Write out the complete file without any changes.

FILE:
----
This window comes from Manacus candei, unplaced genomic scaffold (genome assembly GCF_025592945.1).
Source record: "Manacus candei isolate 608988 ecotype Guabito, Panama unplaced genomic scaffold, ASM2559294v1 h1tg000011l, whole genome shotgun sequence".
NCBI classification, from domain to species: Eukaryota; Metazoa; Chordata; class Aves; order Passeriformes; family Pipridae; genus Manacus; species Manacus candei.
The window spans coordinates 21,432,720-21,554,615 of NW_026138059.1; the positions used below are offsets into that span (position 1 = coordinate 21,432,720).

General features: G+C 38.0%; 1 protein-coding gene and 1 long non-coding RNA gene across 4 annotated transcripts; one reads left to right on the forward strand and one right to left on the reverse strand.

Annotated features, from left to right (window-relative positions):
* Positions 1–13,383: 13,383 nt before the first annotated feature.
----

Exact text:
This window comes from Manacus candei, unplaced genomic scaffold (genome assembly GCF_025592945.1).
Source record: "Manacus candei isolate 608988 ecotype Guabito, Panama unplaced genomic scaffold, ASM2559294v1 h1tg000011l, whole genome shotgun sequence".
NCBI classification, from domain to species: Eukaryota; Metazoa; Chordata; class Aves; order Passeriformes; family Pipridae; genus Manacus; species Manacus candei.
The window spans coordinates 21,432,720-21,554,615 of NW_026138059.1; the positions used below are offsets into that span (position 1 = coordinate 21,432,720).

General features: G+C 38.0%; 1 protein-coding gene and 1 long non-coding RNA gene across 4 annotated transcripts; one reads left to right on the forward strand and one right to left on the reverse strand.

Annotated features, from left to right (window-relative positions):
* Positions 1–13,383: 13,383 nt before the first annotated feature.